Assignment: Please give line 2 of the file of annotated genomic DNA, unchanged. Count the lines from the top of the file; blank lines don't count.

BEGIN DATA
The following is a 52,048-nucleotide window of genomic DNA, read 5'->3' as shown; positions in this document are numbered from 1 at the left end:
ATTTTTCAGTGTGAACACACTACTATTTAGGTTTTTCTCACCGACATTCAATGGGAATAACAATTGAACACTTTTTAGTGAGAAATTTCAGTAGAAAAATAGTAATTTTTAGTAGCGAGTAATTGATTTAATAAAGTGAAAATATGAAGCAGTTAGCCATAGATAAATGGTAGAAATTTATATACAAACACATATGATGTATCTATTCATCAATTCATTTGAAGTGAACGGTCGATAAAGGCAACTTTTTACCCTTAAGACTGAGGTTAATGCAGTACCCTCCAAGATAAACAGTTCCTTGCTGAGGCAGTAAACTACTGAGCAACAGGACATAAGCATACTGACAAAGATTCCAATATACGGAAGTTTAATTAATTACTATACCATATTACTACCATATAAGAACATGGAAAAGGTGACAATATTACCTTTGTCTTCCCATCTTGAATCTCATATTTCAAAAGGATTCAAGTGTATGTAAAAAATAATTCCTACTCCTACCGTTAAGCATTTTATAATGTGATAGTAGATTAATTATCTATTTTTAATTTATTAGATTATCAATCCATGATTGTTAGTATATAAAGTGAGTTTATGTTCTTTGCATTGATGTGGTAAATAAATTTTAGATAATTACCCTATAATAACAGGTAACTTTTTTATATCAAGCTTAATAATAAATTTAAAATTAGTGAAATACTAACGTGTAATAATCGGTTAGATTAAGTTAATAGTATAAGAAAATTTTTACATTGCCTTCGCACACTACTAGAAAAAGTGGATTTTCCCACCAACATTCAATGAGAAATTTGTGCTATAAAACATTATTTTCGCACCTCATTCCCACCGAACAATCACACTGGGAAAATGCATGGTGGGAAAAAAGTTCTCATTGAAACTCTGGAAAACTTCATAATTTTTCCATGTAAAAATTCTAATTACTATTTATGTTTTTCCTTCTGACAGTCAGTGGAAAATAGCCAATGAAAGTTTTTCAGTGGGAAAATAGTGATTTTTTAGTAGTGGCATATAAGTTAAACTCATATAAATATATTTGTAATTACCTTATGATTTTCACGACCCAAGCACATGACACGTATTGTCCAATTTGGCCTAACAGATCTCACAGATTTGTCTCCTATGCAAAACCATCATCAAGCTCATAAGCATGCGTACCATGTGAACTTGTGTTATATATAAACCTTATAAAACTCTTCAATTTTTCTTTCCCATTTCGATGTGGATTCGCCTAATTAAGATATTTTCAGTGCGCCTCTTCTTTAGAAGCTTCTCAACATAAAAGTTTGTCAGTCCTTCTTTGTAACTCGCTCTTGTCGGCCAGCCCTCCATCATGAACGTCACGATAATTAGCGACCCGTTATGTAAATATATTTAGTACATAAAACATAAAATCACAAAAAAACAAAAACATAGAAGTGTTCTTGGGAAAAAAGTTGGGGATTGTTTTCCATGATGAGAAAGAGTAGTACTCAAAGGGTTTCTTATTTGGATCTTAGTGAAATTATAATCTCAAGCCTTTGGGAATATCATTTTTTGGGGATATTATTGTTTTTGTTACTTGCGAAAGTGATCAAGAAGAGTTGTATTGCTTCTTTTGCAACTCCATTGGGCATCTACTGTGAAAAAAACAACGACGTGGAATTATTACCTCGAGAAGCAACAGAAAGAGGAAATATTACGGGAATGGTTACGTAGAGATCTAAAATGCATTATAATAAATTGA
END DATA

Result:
ATTTTTCAGTGTGAACACACTACTATTTAGGTTTTTCTCACCGACATTCAATGGGAATAACAATTGAACACTTTTTAGTGAGAAATTTCAGTAGAAAAATAGTAATTTTTAGTAGCGAGTAATTGATTTAATAAAGTGAAAATATGAAGCAGTTAGCCATAGATAAATGGTAGAAATTTATATACAAACACATATGATGTATCTATTCATCAATTCATTTGAAGTGAACGGTCGATAAAGGCAACTTTTTACCCTTAAGACTGAGGTTAATGCAGTACCCTCCAAGATAAACAGTTCCTTGCTGAGGCAGTAAACTACTGAGCAACAGGACATAAGCATACTGACAAAGATTCCAATATACGGAAGTTTAATTAATTACTATACCATATTACTACCATATAAGAACATGGAAAAGGTGACAATATTACCTTTGTCTTCCCATCTTGAATCTCATATTTCAAAAGGATTCAAGTGTATGTAAAAAATAATTCCTACTCCTACCGTTAAGCATTTTATAATGTGATAGTAGATTAATTATCTATTTTTAATTTATTAGATTATCAATCCATGATTGTTAGTATATAAAGTGAGTTTATGTTCTTTGCATTGATGTGGTAAATAAATTTTAGATAATTACCCTATAATAACAGGTAACTTTTTTATATCAAGCTTAATAATAAATTTAAAATTAGTGAAATACTAACGTGTAATAATCGGTTAGATTAAGTTAATAGTATAAGAAAATTTTTACATTGCCTTCGCACACTACTAGAAAAAGTGGATTTTCCCACCAACATTCAATGAGAAATTTGTGCTATAAAACATTATTTTCGCACCTCATTCCCACCGAACAATCACACTGGGAAAATGCATGGTGGGAAAAAAGTTCTCATTGAAACTCTGGAAAACTTCATAATTTTTCCATGTAAAAATTCTAATTACTATTTATGTTTTTCCTTCTGACAGTCAGTGGAAAATAGCCAATGAAAGTTTTTCAGTGGGAAAATAGTGATTTTTTAGTAGTGGCATATAAGTTAAACTCATATAAATATATTTGTAATTACCTTATGATTTTCACGACCCAAGCACATGACACGTATTGTCCAATTTGGCCTAACAGATCTCACAGATTTGTCTCCTATGCAAAACCATCATCAAGCTCATAAGCATGCGTACCATGTGAACTTGTGTTATATATAAACCTTATAAAACTCTTCAATTTTTCTTTCCCATTTCGATGTGGATTCGCCTAATTAAGATATTTTCAGTGCGCCTCTTCTTTAGAAGCTTCTCAACATAAAAGTTTGTCAGTCCTTCTTTGTAACTCGCTCTTGTCGGCCAGCCCTCCATCATGAACGTCACGATAATTAGCGACCCGTTATGTAAATATATTTAGTACATAAAACATAAAATCACAAAAAAACAAAAACATAGAAGTGTTCTTGGGAAAAAAGTTGGGGATTGTTTTCCATGATGAGAAAGAGTAGTACTCAAAGGGTTTCTTATTTGGATCTTAGTGAAATTATAATCTCAAGCCTTTGGGAATATCATTTTTTGGGGATATTATTGTTTTTGTTACTTGCGAAAGTGATCAAGAAGAGTTGTATTGCTTCTTTTGCAACTCCATTGGGCATCTACTGTGAAAAAAACAACGACGTGGAATTATTACCTCGAGAAGCAACAGAAAGAGGAAATATTACGGGAATGGTTACGTAGAGATCTAAAATGCATTATAATAAATTGA